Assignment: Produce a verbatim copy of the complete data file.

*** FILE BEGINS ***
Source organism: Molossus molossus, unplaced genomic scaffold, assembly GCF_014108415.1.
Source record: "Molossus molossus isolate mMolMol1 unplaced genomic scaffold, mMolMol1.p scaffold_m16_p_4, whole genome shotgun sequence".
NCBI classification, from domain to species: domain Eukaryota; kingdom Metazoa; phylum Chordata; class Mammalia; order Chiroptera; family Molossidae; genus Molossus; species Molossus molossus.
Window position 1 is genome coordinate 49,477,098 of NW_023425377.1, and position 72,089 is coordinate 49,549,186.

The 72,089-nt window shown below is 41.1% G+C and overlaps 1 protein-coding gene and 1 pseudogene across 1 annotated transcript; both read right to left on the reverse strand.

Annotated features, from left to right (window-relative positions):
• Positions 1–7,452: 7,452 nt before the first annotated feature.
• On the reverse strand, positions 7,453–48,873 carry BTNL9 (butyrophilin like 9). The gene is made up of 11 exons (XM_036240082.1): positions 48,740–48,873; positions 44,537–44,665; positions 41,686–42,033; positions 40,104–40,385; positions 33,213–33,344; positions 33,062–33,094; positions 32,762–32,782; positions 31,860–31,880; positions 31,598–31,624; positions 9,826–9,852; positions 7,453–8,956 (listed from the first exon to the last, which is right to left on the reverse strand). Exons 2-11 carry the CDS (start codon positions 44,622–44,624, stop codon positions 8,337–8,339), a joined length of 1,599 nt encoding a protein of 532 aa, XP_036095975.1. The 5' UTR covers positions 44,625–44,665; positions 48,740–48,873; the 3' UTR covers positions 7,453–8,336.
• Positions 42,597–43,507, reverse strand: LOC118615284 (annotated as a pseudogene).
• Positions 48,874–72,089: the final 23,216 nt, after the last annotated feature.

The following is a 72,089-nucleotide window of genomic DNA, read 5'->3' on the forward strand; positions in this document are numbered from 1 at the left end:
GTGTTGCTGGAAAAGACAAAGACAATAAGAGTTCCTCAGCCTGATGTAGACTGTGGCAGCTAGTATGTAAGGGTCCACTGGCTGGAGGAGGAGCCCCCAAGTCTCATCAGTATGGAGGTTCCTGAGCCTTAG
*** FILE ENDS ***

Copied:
Source organism: Molossus molossus, unplaced genomic scaffold, assembly GCF_014108415.1.
Source record: "Molossus molossus isolate mMolMol1 unplaced genomic scaffold, mMolMol1.p scaffold_m16_p_4, whole genome shotgun sequence".
NCBI classification, from domain to species: domain Eukaryota; kingdom Metazoa; phylum Chordata; class Mammalia; order Chiroptera; family Molossidae; genus Molossus; species Molossus molossus.
Window position 1 is genome coordinate 49,477,098 of NW_023425377.1, and position 72,089 is coordinate 49,549,186.

The 72,089-nt window shown below is 41.1% G+C and overlaps 1 protein-coding gene and 1 pseudogene across 1 annotated transcript; both read right to left on the reverse strand.

Annotated features, from left to right (window-relative positions):
• Positions 1–7,452: 7,452 nt before the first annotated feature.
• On the reverse strand, positions 7,453–48,873 carry BTNL9 (butyrophilin like 9). The gene is made up of 11 exons (XM_036240082.1): positions 48,740–48,873; positions 44,537–44,665; positions 41,686–42,033; positions 40,104–40,385; positions 33,213–33,344; positions 33,062–33,094; positions 32,762–32,782; positions 31,860–31,880; positions 31,598–31,624; positions 9,826–9,852; positions 7,453–8,956 (listed from the first exon to the last, which is right to left on the reverse strand). Exons 2-11 carry the CDS (start codon positions 44,622–44,624, stop codon positions 8,337–8,339), a joined length of 1,599 nt encoding a protein of 532 aa, XP_036095975.1. The 5' UTR covers positions 44,625–44,665; positions 48,740–48,873; the 3' UTR covers positions 7,453–8,336.
• Positions 42,597–43,507, reverse strand: LOC118615284 (annotated as a pseudogene).
• Positions 48,874–72,089: the final 23,216 nt, after the last annotated feature.

The following is a 72,089-nucleotide window of genomic DNA, read 5'->3' on the forward strand; positions in this document are numbered from 1 at the left end:
GTGTTGCTGGAAAAGACAAAGACAATAAGAGTTCCTCAGCCTGATGTAGACTGTGGCAGCTAGTATGTAAGGGTCCACTGGCTGGAGGAGGAGCCCCCAAGTCTCATCAGTATGGAGGTTCCTGAGCCTTAG